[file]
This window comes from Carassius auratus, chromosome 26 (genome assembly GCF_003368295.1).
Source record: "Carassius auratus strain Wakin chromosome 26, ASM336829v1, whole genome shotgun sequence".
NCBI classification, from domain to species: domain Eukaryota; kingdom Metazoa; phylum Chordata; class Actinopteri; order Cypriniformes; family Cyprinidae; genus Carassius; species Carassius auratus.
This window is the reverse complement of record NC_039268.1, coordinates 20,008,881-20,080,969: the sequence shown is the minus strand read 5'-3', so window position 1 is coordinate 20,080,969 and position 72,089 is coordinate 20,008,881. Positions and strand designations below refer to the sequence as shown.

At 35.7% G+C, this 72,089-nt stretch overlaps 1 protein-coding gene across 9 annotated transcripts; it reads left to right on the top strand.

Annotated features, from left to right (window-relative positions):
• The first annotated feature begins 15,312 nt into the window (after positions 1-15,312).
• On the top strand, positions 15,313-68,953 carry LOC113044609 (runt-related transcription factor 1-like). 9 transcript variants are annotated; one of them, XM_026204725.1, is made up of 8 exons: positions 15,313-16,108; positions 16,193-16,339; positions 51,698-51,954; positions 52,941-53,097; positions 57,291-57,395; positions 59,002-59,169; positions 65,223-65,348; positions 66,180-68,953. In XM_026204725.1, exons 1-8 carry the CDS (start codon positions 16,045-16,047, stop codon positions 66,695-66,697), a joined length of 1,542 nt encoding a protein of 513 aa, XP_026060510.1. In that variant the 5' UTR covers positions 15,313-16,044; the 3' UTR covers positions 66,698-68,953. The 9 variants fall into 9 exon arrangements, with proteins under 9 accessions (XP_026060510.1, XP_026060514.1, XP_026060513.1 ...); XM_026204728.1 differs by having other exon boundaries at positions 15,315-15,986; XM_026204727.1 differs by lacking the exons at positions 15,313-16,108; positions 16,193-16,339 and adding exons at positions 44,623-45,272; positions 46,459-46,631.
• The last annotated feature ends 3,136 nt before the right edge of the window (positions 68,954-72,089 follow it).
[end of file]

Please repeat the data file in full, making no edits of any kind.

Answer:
This window comes from Carassius auratus, chromosome 26 (genome assembly GCF_003368295.1).
Source record: "Carassius auratus strain Wakin chromosome 26, ASM336829v1, whole genome shotgun sequence".
NCBI classification, from domain to species: domain Eukaryota; kingdom Metazoa; phylum Chordata; class Actinopteri; order Cypriniformes; family Cyprinidae; genus Carassius; species Carassius auratus.
This window is the reverse complement of record NC_039268.1, coordinates 20,008,881-20,080,969: the sequence shown is the minus strand read 5'-3', so window position 1 is coordinate 20,080,969 and position 72,089 is coordinate 20,008,881. Positions and strand designations below refer to the sequence as shown.

At 35.7% G+C, this 72,089-nt stretch overlaps 1 protein-coding gene across 9 annotated transcripts; it reads left to right on the top strand.

Annotated features, from left to right (window-relative positions):
• The first annotated feature begins 15,312 nt into the window (after positions 1-15,312).
• On the top strand, positions 15,313-68,953 carry LOC113044609 (runt-related transcription factor 1-like). 9 transcript variants are annotated; one of them, XM_026204725.1, is made up of 8 exons: positions 15,313-16,108; positions 16,193-16,339; positions 51,698-51,954; positions 52,941-53,097; positions 57,291-57,395; positions 59,002-59,169; positions 65,223-65,348; positions 66,180-68,953. In XM_026204725.1, exons 1-8 carry the CDS (start codon positions 16,045-16,047, stop codon positions 66,695-66,697), a joined length of 1,542 nt encoding a protein of 513 aa, XP_026060510.1. In that variant the 5' UTR covers positions 15,313-16,044; the 3' UTR covers positions 66,698-68,953. The 9 variants fall into 9 exon arrangements, with proteins under 9 accessions (XP_026060510.1, XP_026060514.1, XP_026060513.1 ...); XM_026204728.1 differs by having other exon boundaries at positions 15,315-15,986; XM_026204727.1 differs by lacking the exons at positions 15,313-16,108; positions 16,193-16,339 and adding exons at positions 44,623-45,272; positions 46,459-46,631.
• The last annotated feature ends 3,136 nt before the right edge of the window (positions 68,954-72,089 follow it).